Very rarely, patients treated with mycophenolate can develop a serious condition called progressive multifocal leukoencephalopathy (pro-gress-iv mul-tee-fo-cul low-ko-en-kef-a-lop-afy), which is also known as PML, which can damage the brain and spinal cord. You must see your doctor immediately if you notice any of the following symptoms:

  • pins and needles
  • weakness, shaky movements or unsteadiness
  • sight loss
  • speech problems
  • changes in behaviour or mood
  • difficulty moving your face, arms or legs

Mycophenolate can affect the blood count and can sometimes cause liver or kidney problems. As a precaution, your doctor will arrange for you to have a blood test before you start treatment and regular blood tests while you’re taking mycophenolate. Keep a note of when your blood tests are due and remind your doctor about them.

What if I miss a dose?

Take your missed dose as soon as you remember, unless it’s almost time for your next one. If you have missed a tablet, don’t take any more than your regular dose to make up for it.

What if I take too much mycophenolate?

If you take too much of your medication you may experience some of the side effects mentioned previously.

If you think you have taken too much mycophenolate call your rheumatology team or the NHS helpline on 111 immediately and ask for advice.

You can also contact the NHS helpline team through their website at 111.nhs.net.

Taking other medicines

Mycophenolate may be prescribed along with other drugs to treat your condition. But some drugs can interact with mycophenolate.

Before you start any new medication it’s always a good idea to talk to your doctor first to make sure the treatments are okay to take together.

You can carry on taking non-steroidal anti-inflammatory drugs (NSAIDs), such as ibuprofen, or painkillers, if needed, unless your doctor advises otherwise.

However, you shouldn’t take over-the-counter preparations or herbal remedies without first discussing them with your doctor, rheumatology nurse specialist or pharmacist.

You should tell any other healthcare professionals treating you such as doctors, pharmacists, dentists or nurses, that you’re taking mycophenolate.

Vaccinations

If you’re taking mycophenolate, you should avoid live vaccines, such as yellow fever. However, in certain situations a live vaccine may be necessary, so speak to your pharmacist or doctor about this for their advice.

It’s a good idea to get the pneumococcal vaccine (new-mow-cok-al vak-seen), to protect you against the most common cause of pneumonia, and your yearly flu vaccines. These are both safe to have while you’re being treated with mycophenolate.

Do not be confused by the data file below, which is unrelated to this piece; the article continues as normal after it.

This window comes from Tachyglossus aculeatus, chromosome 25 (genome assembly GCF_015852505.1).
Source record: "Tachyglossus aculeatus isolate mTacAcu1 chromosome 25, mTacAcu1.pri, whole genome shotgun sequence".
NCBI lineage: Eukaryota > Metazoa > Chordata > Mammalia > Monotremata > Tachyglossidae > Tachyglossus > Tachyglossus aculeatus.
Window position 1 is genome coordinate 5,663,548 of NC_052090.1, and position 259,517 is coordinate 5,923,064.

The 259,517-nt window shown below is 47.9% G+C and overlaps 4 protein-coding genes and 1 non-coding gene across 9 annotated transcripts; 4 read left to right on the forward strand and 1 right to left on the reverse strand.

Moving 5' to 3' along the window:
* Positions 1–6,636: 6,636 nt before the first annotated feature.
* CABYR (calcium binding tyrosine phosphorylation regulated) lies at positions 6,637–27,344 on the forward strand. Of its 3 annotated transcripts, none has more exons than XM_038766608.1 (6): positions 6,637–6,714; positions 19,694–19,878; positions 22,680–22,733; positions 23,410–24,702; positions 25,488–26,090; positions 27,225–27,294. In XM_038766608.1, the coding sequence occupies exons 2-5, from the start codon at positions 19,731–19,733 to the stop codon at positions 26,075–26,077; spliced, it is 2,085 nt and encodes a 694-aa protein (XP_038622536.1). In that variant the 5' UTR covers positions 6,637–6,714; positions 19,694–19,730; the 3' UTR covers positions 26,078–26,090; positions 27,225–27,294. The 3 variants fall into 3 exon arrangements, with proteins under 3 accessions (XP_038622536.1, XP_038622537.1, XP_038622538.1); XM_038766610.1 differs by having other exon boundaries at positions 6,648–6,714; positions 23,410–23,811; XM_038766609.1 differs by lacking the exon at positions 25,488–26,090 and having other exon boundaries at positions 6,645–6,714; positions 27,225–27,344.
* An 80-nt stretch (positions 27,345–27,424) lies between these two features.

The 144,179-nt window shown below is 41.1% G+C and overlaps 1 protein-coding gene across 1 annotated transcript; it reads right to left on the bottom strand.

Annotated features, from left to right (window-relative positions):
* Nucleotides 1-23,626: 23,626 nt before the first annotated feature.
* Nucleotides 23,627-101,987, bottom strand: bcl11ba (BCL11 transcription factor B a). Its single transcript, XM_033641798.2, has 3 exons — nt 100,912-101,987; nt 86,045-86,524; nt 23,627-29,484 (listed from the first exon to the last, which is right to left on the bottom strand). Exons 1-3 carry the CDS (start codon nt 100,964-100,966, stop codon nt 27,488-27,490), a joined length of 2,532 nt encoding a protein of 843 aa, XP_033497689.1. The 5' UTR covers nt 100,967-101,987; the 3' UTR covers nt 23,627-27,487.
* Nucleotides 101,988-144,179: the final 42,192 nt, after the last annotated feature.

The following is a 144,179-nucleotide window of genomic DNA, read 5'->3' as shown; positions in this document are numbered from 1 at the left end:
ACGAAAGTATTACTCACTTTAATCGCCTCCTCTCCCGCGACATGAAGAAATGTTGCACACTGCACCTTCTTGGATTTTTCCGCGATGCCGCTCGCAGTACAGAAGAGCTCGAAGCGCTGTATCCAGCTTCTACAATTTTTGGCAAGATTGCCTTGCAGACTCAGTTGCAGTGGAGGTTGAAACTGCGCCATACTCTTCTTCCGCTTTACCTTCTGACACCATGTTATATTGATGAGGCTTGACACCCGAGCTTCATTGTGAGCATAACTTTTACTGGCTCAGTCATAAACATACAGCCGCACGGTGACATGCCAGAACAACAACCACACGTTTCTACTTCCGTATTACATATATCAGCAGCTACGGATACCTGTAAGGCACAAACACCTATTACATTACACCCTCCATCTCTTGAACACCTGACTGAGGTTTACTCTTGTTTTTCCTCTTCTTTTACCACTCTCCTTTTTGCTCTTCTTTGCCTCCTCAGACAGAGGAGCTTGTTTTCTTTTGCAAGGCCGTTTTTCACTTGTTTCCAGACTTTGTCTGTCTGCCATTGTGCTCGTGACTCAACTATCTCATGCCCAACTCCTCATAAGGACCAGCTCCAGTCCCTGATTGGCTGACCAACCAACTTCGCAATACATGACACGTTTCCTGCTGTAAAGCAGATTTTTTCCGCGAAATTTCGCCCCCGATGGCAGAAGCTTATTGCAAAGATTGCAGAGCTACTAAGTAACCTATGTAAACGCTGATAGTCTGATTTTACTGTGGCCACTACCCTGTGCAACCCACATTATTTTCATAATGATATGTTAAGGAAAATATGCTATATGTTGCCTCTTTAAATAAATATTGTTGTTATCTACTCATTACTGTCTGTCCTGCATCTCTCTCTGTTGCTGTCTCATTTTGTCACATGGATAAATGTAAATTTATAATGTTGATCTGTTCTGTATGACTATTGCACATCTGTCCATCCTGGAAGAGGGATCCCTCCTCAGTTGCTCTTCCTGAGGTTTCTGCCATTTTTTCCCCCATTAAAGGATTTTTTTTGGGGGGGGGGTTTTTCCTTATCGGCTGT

Surgery

If you're going to have an operation, discuss this with your rheumatology team. They will tell you whether you should continue taking your mycophenolate before your operation.

Alcohol

Mycophenolate and alcohol can both affect your liver, so you should only drink alcohol in small amounts.

Government guidelines say both men and women should have no more than 14 units of alcohol a week, and that you should spread these through the week rather than having them all in one go (Drinkaware).

You can find out more about units of alcohol at www.drinkaware.co.uk.

Advice can vary, and some rheumatologists may suggest stricter limits. If you’re concerned you should discuss your alcohol intake with your rheumatology team.

Fertility, pregnancy and breastfeeding

You shouldn’t take mycophenolate while you’re trying for a baby, pregnant or breastfeeding. It does not affect your fertility, but it can affect your unborn child.

Your doctor may discuss your future plans for a family before prescribing mycophenolate. Whether you’re a man or woman, you’ll be advised to use one, if not two, methods of contraception while you’re being treated with mycophenolate.

If you want to try for a baby, you should talk to your doctor first before you stop using contraception.

Women are advised to wait six weeks after stopping treatment before trying to conceive. Men are advised to wait 13 weeks before they stop using contraception. This allows the drug to fully leave your system.

If you’re taking mycophenolate and you think you or your partner may be pregnant, contact your doctor immediately, they will be able to advise you on the best course of action.

If there’s a possibility you may be pregnant, take a pregnancy test before starting mycophenolate.

You shouldn’t breastfeed if you’re on mycophenolate, as the drug may pass into your breastmilk. This could be harmful to your baby.